OBJECTIVES: Human papillomavirus (HPV) infections are the cause of most, if not all, cervical cancers. Women consistently positive for oncogenic type HPV infections have a greater risk of developing cervical dysplasia compared with women transiently infected. HPV infection alone appears to be insufficient to produce disease, suggesting that other cofactors may be needed. Folate, vitamin B12, and homocysteine, through their role in DNA methylation, may be involved in cervical neoplasia. METHODS: This study examined the associations between HPV persistence and circulating folate, vitamin B12, and homocysteine levels among 91 low-income Hispanic women. Further, the relation of these nutrients to cervical pathology was evaluated. HPV status was determined at two visits approximately 3 mo apart. RESULTS: Adjusted mean circulating concentrations of folate, vitamin B12, and homocysteine were not statistically different between women with two positive HPV tests, one positive test, or two negative HPV tests. No association was observed between tertiles of folate, vitamin B12, or homocysteine and HPV persistence risk. Further, adjusted mean levels of these nutrients were not statistically different between cytologic grades. CONCLUSIONS: Results from this small study did not support a role for folate, vitamin B12, or homocysteine in HPV persistence or cervical dysplasia.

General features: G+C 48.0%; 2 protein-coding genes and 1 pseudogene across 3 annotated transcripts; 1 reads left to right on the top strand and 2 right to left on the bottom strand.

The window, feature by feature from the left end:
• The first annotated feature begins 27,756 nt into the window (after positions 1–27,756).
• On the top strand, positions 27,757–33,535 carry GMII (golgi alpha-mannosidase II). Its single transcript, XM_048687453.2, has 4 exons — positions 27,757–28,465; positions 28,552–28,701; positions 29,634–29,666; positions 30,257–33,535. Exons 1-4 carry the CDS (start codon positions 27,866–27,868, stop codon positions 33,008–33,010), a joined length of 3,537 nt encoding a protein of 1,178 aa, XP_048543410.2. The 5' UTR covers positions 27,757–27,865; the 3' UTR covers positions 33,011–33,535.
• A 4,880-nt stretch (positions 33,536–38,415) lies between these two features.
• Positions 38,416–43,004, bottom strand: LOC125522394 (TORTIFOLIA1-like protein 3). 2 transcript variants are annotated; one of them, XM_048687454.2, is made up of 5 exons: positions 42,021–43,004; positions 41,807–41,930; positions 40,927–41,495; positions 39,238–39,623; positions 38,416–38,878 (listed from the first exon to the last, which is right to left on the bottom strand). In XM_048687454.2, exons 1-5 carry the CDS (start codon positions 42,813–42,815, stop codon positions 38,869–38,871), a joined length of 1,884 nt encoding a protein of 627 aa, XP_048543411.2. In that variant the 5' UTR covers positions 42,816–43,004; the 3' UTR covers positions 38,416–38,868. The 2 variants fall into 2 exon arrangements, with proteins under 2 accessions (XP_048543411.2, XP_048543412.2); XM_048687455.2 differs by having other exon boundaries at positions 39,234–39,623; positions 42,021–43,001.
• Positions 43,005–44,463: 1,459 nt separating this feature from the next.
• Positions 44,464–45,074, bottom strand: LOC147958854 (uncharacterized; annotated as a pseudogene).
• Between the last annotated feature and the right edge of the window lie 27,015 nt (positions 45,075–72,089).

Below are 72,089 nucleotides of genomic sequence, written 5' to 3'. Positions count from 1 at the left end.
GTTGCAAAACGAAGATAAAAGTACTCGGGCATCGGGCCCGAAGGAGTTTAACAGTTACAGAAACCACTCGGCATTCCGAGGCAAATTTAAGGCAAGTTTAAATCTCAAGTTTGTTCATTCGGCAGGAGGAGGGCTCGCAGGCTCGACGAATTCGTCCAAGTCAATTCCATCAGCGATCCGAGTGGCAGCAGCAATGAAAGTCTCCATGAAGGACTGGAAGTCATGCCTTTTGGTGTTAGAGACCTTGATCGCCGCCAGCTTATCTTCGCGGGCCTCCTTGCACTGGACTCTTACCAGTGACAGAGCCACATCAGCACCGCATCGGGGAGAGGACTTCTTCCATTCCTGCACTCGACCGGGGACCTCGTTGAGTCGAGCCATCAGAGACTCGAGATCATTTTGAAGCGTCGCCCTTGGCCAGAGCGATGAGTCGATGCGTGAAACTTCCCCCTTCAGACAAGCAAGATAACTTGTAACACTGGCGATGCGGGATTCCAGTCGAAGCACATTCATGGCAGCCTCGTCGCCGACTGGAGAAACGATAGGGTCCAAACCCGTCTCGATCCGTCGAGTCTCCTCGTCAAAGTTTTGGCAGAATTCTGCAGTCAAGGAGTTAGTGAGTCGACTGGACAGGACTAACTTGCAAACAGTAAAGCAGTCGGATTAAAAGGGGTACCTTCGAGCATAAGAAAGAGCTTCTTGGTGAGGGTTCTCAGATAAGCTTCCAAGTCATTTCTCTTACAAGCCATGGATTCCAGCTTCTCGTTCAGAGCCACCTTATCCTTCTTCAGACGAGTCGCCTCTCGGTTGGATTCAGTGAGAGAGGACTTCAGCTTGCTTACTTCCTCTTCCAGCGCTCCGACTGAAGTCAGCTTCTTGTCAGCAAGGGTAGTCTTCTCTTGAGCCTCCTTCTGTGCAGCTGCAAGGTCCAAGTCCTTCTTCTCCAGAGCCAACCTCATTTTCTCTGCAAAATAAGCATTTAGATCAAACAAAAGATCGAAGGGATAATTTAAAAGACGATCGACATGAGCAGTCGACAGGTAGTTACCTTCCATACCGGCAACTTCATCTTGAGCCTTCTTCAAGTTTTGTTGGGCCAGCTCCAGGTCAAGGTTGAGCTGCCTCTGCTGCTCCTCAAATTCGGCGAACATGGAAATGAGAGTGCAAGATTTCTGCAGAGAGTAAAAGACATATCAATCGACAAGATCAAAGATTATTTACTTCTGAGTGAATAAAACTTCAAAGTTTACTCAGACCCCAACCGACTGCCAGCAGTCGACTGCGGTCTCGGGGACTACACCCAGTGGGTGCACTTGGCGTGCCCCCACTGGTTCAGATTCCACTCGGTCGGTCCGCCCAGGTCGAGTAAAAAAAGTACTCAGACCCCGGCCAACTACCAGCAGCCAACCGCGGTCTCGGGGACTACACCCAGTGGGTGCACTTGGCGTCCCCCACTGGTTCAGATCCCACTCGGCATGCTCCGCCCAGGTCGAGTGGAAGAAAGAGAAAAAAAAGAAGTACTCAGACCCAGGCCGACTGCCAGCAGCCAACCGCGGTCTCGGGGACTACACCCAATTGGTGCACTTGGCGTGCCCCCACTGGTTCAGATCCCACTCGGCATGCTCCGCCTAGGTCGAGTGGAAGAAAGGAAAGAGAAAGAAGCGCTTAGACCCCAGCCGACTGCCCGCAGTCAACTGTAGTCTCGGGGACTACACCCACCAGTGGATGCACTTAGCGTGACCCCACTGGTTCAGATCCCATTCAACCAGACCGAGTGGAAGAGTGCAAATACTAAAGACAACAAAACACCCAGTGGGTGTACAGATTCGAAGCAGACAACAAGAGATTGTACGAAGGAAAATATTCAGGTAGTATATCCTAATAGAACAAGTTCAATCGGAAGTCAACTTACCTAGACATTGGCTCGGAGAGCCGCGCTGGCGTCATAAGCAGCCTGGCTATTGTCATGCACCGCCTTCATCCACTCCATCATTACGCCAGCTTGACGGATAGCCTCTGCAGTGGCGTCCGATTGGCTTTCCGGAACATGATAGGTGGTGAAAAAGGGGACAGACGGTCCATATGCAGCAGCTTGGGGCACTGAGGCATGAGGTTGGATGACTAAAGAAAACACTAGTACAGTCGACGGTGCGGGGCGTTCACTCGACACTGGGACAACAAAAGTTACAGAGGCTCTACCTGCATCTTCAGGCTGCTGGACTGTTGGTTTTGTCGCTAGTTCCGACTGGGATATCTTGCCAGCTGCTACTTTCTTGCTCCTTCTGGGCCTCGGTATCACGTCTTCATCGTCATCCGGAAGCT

- Human papillomavirus persistence
- Vitamin B12
ASJC Scopus subject areas
- Endocrinology, Diabetes and Metabolism
- Nutrition and Dietetics